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Ten top tips for mastering the art of engaging presentations as a Low Support Autistic


Imagine this scenario: You're preparing to give a presentation at work, and you're excited about sharing your ideas and expertise. However, there's a twist – you're a person with low support autism, which can make presenting a unique challenge.

The good news is that with some strategic techniques and a positive mindset, you can not only overcome these challenges but also excel in giving engaging presentations. In this article, as a trainer and presenter with low support autism myself, I'll explore practical tips and strategies to help individuals with low support autism thrive in the workplace when faced with presentation tasks.

All of these will of course help anyone needing to present, but autism can add a an extra zing that challenges the 'norm'.

Top tip 1: Preparation is key Successful presentations often hinge on meticulous preparation. This is even more critical for individuals with low support autism. Here's how you can prepare effectively:

  • Outline your presentation: Start by creating a clear and organised outline of your presentation. This will serve as your roadmap, making it easier to stay on track.

  • Visual Aids: Use visual aids like slides or diagrams. Visuals can be a powerful tool to convey your message and maintain the audience's attention. Keep them simple though. You don't want to bamboozle your audience.

  • Practice, Practice, Practice: Rehearse your presentation multiple times. This will help you become more comfortable with the material and reduce anxiety. And this means practice it out loud. That way you can spot any words you stumble over and so avoid later.

  • Record yourself: Consider recording yourself during practice. This will allow you to identify areas for improvement, such as pacing, tone, and body language. I don't know many people who like listening to themselves, but it does help. If you are using PowerPoint it even now has the presenting coach feature that can feedback any overly repeated wards and phrases and if it's to quick.

Top tip 2: Understand your audience One of the challenges for individuals with low support autism can be difficulty in reading the room. To overcome this, it's essential to understand your audience beforehand:

  • Research your audience: Gather information about your audience's background, interests, and expectations. This will help you tailor your presentation to their needs.

  • Ask for feedback: If possible, ask a trusted colleague for feedback on your presentation style. They can provide valuable insights into how you come across to others.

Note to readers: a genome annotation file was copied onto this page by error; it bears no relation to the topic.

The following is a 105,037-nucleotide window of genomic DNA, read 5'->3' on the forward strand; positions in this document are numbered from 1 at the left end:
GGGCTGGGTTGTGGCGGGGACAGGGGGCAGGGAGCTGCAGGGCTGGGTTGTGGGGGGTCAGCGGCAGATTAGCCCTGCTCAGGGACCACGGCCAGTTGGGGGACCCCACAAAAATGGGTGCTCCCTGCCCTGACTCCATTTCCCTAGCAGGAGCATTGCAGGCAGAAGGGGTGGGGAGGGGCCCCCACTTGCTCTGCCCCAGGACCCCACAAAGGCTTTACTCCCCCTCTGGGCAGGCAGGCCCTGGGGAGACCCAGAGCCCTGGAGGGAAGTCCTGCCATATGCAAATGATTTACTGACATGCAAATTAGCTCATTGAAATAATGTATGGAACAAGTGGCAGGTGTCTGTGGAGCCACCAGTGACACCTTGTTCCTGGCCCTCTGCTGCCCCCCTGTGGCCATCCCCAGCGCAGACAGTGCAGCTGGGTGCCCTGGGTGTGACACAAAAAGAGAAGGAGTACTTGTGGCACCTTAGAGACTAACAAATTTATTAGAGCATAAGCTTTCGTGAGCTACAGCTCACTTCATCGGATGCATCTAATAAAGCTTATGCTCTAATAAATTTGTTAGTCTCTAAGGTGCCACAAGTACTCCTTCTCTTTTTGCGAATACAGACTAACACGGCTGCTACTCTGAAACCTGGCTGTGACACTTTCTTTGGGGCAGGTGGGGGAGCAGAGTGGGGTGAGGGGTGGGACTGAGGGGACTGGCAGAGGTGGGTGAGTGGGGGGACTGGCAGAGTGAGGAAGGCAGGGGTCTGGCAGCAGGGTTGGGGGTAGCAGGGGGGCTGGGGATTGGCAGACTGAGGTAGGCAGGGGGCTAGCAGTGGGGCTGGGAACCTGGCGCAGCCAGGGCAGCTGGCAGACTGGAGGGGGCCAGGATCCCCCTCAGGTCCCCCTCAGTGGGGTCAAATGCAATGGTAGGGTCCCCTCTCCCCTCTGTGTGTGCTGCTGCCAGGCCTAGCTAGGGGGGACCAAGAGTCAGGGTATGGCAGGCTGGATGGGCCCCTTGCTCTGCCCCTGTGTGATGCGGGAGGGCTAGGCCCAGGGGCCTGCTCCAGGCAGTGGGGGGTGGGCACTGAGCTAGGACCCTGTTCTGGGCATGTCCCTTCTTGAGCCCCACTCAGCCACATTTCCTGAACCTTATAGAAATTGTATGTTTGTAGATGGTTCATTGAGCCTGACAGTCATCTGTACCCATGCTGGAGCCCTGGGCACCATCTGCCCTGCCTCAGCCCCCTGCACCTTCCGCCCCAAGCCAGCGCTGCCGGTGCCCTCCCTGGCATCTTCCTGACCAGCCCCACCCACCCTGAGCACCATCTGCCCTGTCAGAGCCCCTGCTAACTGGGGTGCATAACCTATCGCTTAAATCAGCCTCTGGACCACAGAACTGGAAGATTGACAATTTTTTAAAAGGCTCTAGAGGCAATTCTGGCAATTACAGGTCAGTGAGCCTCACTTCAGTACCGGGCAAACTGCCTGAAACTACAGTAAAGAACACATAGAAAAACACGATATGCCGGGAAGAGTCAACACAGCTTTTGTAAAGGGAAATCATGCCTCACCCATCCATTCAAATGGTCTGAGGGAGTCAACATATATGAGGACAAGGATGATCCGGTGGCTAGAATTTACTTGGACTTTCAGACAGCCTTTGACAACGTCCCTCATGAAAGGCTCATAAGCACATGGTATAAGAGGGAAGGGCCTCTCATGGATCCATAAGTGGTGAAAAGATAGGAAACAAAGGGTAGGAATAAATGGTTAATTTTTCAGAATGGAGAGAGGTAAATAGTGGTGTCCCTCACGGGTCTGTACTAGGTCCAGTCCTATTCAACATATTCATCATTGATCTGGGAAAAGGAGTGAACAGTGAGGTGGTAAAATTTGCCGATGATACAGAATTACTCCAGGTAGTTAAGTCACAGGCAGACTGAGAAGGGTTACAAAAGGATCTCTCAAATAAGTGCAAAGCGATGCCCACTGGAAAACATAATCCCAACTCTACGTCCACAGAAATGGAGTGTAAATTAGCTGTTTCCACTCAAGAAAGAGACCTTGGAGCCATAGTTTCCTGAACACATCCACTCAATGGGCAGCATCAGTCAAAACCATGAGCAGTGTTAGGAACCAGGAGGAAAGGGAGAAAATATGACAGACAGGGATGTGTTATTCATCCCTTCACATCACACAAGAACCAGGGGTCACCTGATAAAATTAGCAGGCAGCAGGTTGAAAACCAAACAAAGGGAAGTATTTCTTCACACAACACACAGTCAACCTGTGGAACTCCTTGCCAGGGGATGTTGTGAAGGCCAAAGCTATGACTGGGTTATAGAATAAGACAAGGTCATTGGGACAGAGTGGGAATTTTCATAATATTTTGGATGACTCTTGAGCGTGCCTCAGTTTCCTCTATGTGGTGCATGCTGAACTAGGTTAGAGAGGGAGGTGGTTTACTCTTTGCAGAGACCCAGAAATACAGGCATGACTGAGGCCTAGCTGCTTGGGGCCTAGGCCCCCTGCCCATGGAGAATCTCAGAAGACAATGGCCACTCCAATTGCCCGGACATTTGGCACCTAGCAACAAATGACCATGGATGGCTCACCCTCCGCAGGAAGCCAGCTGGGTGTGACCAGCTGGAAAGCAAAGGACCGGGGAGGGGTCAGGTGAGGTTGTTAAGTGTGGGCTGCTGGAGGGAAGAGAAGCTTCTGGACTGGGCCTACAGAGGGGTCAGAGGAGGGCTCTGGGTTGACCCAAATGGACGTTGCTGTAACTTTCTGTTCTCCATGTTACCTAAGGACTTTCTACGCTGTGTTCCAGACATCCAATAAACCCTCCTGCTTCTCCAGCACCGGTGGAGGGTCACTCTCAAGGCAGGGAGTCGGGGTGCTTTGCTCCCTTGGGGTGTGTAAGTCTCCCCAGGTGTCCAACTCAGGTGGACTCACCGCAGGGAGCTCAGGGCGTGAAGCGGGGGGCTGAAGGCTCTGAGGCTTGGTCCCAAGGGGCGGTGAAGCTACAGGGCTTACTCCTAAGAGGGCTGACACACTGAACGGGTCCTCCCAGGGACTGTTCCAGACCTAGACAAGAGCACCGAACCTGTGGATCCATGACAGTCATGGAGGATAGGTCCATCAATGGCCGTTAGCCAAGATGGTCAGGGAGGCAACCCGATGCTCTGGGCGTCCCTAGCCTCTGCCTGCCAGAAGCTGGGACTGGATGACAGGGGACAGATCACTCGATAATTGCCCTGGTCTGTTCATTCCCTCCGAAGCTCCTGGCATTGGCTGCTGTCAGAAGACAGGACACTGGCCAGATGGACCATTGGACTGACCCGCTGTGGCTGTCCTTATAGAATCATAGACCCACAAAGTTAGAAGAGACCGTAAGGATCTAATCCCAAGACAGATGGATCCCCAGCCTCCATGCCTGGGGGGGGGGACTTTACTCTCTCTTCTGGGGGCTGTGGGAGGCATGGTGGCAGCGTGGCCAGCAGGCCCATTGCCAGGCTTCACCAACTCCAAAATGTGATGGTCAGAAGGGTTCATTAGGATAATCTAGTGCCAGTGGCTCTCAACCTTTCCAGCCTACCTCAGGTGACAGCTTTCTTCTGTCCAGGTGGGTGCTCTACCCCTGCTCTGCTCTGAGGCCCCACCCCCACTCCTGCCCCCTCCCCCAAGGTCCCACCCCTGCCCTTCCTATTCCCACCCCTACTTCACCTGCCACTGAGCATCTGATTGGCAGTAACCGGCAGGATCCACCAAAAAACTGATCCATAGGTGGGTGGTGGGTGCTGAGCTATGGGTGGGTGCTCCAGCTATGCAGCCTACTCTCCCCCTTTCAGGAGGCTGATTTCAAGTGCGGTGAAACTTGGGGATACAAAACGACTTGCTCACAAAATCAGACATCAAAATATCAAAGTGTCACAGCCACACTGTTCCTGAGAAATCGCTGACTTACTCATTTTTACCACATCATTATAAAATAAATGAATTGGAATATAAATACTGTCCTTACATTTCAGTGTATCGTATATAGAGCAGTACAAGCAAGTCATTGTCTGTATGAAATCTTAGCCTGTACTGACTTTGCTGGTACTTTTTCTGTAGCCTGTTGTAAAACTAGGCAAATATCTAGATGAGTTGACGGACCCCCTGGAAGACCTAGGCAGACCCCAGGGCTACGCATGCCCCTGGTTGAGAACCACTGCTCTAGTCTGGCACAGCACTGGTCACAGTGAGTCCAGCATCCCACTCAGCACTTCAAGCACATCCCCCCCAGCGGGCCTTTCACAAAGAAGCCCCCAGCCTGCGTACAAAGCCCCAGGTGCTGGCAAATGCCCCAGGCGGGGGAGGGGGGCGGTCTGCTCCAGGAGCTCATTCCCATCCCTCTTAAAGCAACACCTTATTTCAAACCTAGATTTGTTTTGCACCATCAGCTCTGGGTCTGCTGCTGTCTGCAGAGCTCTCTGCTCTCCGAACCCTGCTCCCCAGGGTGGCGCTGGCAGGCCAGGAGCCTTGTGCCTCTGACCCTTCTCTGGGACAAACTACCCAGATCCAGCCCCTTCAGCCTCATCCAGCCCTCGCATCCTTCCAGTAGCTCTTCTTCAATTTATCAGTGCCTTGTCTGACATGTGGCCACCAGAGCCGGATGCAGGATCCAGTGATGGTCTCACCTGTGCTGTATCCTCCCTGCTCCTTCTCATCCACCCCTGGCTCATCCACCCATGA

• Practice empathy: Try to put yourself in your audience's shoes. Consider what information or delivery style would engage and resonate with them.

Top tip 3: Managing eye contact Difficulty in giving eye contact can be a common challenge for individuals with low support autism. However, you can work on this aspect without making it feel forced:

  • Alternate gaze: Instead of making prolonged eye contact, try alternating your gaze between different points in the room. This can create the impression of eye contact without overwhelming you.

  • Focus on the forehead or nose: If direct eye contact is uncomfortable, aim to focus on the person's forehead or nose. It's a subtler way to appear engaged.

  • Practice with familiar faces: Start by practicing eye contact with people you feel comfortable around. Gradually, you can expand to larger audiences. And through your audience research, if there are going to be some friendly faces who you'll know, then start your eye contact with them.

Top tip 4: Dealing with interruptions gracefully Handling interruptions during a presentation can be tricky as it messes with your plan, but it's a skill you can develop:

  • Pause and acknowledge: When interrupted, take a brief pause to acknowledge the interruption politely. For example, you can say, "That's an interesting point, let's address it in a moment."

  • Stay calm: Maintain your composure and avoid becoming flustered. Remember that interruptions can happen to anyone, and it's not a reflection of your presentation skills. To increase the pause and give you more breathing time always have water with you. Pausing for a drink gives you a break.

  • Encourage questions: Encourage questions and participation from the audience. This can help redirect interruptions into productive discussions.